Local author unearths Mt. Juliet history; Bill Conger revives Mt. Juliet’s past in pictorial

Local author and school counselor Bill Conger spent the last two years up to his eyeballs in vintage images of Mt. Juliet.
Jan 23, 2014
(Photo courtesy of Bill Conger) The cover of “Images of America; Mt. Juliet” teases the treasure trove of vintage photographs inside that depict the history of Mt. Juliet.




Local author and school counselor Bill Conger spent the last two years up to his eyeballs in vintage images of Mt. Juliet.

His new book, “Images of America; Mount Juliet” just debuted and unearths Mt. Juliet’s history in rarely seen black and white photographs that depict the rich tapestry of Mt. Juliet.

While Conger grew up in Smithville, Tenn., he’s spent the past dozen years living in Mt. Juliet in Willoughby Station subdivision.

“I was intrigued by the cemetery that is preserved smack dab in the subdivision,” he said.

Twine this with an encounter with the author of “Images of America: Delkab County,” Conger “began to wonder if there was anything similar for Mt. Juliet.”

He realized there wasn’t and began to compile more than 200 vintage images that chronicle the city’s history. Mt. Juliet is one of the fastest-growing communities in Tennessee and has undergone significant transformation since its beginning over 200 years ago.

“Unfortunately, for history lovers, few of the early buildings were spared the wrecking ball,” he said. “Many of those treasures are gone forever, except in the hearts of the descendants and in the preserved photographs in this pictorial collection.”

Some locals helped Conger uncover the dusty photographs. Donna Graves Ferrell and Diane Weather with the West Wilson Historical Society were very integral in collecting the photographs. Conger also met with the now deceased town historian and first mayor N.C. Hibbett during the compilation.

“I went to church with N.C.’s wife, Jenny Bess, and she invited me to come to their home and see their huge train set,” said Conger. “It revolved around old Mt. Juliet stops. It was so cool. N.C. was such an integral part of the city while it was forming.”

Conger said it was an intense project, but he enjoyed seeing it to its fruition. Some of the book’s highlights are the inclusion of professional basketball player and Mt. Juliet native Tom Marshall and hundreds of photos and detailed caption of some of the few photo of early Mt. Juliet that are still in existence. The book is broken down into six main chapters entitled The Early Days of Mt. Juliet; Hitting the books and balls; All Aboard; Faith and farming; Simple Living; and Modern-Day Mt. Juliet.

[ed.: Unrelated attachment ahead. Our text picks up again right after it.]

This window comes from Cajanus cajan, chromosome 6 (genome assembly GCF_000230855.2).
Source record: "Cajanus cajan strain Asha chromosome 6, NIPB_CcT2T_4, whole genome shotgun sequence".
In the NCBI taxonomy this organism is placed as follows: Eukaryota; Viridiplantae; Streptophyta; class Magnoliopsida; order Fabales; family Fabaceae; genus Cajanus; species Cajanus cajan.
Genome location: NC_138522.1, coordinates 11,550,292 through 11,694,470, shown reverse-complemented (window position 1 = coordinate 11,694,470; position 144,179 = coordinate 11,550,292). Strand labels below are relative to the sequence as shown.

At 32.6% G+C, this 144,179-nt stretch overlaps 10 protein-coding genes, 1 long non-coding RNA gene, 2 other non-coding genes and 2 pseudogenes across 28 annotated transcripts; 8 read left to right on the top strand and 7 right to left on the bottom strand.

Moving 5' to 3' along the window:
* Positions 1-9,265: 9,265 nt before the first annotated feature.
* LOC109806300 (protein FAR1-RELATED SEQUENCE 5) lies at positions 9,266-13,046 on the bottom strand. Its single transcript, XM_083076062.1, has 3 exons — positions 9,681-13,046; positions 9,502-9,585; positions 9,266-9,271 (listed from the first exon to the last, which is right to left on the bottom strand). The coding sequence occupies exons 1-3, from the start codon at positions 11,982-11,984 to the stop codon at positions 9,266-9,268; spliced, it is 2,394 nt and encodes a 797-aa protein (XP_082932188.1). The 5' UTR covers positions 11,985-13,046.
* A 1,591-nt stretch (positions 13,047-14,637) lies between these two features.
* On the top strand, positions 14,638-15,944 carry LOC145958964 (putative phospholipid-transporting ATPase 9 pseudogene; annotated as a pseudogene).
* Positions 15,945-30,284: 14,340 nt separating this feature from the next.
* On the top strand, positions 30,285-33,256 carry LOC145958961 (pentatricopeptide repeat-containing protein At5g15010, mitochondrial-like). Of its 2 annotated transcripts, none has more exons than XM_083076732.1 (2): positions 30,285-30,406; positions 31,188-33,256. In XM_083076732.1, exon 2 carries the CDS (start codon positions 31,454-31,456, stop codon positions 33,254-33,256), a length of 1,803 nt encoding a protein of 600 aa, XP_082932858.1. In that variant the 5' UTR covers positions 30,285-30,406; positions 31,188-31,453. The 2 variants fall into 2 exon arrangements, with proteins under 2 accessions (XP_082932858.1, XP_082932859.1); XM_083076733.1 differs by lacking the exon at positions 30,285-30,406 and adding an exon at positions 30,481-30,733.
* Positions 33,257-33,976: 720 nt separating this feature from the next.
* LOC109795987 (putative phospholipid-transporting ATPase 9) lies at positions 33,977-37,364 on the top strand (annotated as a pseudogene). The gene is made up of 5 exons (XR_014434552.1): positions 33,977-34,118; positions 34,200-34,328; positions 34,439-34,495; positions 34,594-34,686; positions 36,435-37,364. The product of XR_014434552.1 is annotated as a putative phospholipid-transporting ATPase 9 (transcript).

Historians say Mt. Juliet was born on the headwaters of Stoner’s (Lick) Creek, which was named after 18th-Century long hunter Michael Stoner. Two hundred hears ago the city was a small agrarian community and had a handful of families who raised cattle and were dedicated to digging into the rocky soil, planting crops to make ends meet. Today the city boasts nearly 25,000 citizens and is one of the fastest growing cities in Tennessee. Conger said the origin of the city’s name has for years been a subject of friendly debate. However, most say the city’s moniker derived for a manor in County Kilkenny, Ireland.

This is not Conger’s first book. He’s written “Rejoice in the Lord Always; Jeff Tillman story”. He’s currently a school counselor for DeKalb West School.  He’s worked in radio and television for 25 years, including stints at WSM and as a feature producer for CMT and Jim Owens and Associates. He lives with wife Alyssa and children Autumn and Gavin.

Conger said he knows these early images of Mt. Juliet are lasting and he feels proud he’s captured them for all in this book.

“Mt. Juliet is a commuter city, and few descendants from the early days of Mt. Juliet remain,” he said. “I hope this book will give people who moved into the city a deeper appreciation for the city. I hope people can look at this book and get some perspective of where the community began and how much it has advanced in such a short time.

“I would also like to see people appreciate the history enough to not allow the razing of any more historic buildings or sites for ‘progress.’”

The book can be found at Books a Million, other bookstores, independent retailers and online retailers such as Amazon.com. It is published by Arcadia. Conger will most likely have books signings locally at places such as the Mt. Juliet Library and Billy Goat Café.



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